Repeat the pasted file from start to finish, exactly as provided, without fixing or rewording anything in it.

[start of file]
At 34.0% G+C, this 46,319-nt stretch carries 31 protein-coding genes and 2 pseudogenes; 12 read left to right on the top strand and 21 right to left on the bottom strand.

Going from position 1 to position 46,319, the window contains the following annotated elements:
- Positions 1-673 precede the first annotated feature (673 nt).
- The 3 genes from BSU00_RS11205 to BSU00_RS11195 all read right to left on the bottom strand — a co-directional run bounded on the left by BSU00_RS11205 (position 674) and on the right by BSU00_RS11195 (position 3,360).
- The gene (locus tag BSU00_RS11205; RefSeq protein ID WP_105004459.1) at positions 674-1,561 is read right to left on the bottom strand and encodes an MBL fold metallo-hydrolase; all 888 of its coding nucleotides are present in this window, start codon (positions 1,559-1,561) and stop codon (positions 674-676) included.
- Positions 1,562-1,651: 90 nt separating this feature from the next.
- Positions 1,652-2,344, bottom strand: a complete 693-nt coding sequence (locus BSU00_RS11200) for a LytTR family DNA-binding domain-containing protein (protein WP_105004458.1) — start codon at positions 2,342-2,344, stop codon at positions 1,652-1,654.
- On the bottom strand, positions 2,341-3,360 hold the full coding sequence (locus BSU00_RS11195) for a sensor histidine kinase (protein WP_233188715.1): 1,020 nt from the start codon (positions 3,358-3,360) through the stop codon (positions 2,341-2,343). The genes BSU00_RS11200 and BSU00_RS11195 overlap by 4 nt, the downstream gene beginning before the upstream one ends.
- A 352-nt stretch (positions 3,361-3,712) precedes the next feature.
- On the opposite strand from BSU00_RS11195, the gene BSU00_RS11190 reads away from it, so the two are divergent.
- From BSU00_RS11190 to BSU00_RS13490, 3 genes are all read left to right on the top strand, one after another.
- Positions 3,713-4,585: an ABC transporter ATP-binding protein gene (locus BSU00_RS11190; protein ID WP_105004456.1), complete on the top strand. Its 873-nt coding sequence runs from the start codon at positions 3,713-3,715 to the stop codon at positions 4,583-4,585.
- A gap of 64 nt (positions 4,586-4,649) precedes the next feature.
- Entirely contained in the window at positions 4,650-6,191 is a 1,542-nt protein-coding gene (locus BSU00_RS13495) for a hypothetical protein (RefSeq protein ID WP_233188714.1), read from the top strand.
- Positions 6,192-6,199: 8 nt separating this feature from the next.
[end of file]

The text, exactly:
At 34.0% G+C, this 46,319-nt stretch carries 31 protein-coding genes and 2 pseudogenes; 12 read left to right on the top strand and 21 right to left on the bottom strand.

Going from position 1 to position 46,319, the window contains the following annotated elements:
- Positions 1-673 precede the first annotated feature (673 nt).
- The 3 genes from BSU00_RS11205 to BSU00_RS11195 all read right to left on the bottom strand — a co-directional run bounded on the left by BSU00_RS11205 (position 674) and on the right by BSU00_RS11195 (position 3,360).
- The gene (locus tag BSU00_RS11205; RefSeq protein ID WP_105004459.1) at positions 674-1,561 is read right to left on the bottom strand and encodes an MBL fold metallo-hydrolase; all 888 of its coding nucleotides are present in this window, start codon (positions 1,559-1,561) and stop codon (positions 674-676) included.
- Positions 1,562-1,651: 90 nt separating this feature from the next.
- Positions 1,652-2,344, bottom strand: a complete 693-nt coding sequence (locus BSU00_RS11200) for a LytTR family DNA-binding domain-containing protein (protein WP_105004458.1) — start codon at positions 2,342-2,344, stop codon at positions 1,652-1,654.
- On the bottom strand, positions 2,341-3,360 hold the full coding sequence (locus BSU00_RS11195) for a sensor histidine kinase (protein WP_233188715.1): 1,020 nt from the start codon (positions 3,358-3,360) through the stop codon (positions 2,341-2,343). The genes BSU00_RS11200 and BSU00_RS11195 overlap by 4 nt, the downstream gene beginning before the upstream one ends.
- A 352-nt stretch (positions 3,361-3,712) precedes the next feature.
- On the opposite strand from BSU00_RS11195, the gene BSU00_RS11190 reads away from it, so the two are divergent.
- From BSU00_RS11190 to BSU00_RS13490, 3 genes are all read left to right on the top strand, one after another.
- Positions 3,713-4,585: an ABC transporter ATP-binding protein gene (locus BSU00_RS11190; protein ID WP_105004456.1), complete on the top strand. Its 873-nt coding sequence runs from the start codon at positions 3,713-3,715 to the stop codon at positions 4,583-4,585.
- A gap of 64 nt (positions 4,586-4,649) precedes the next feature.
- Entirely contained in the window at positions 4,650-6,191 is a 1,542-nt protein-coding gene (locus BSU00_RS13495) for a hypothetical protein (RefSeq protein ID WP_233188714.1), read from the top strand.
- Positions 6,192-6,199: 8 nt separating this feature from the next.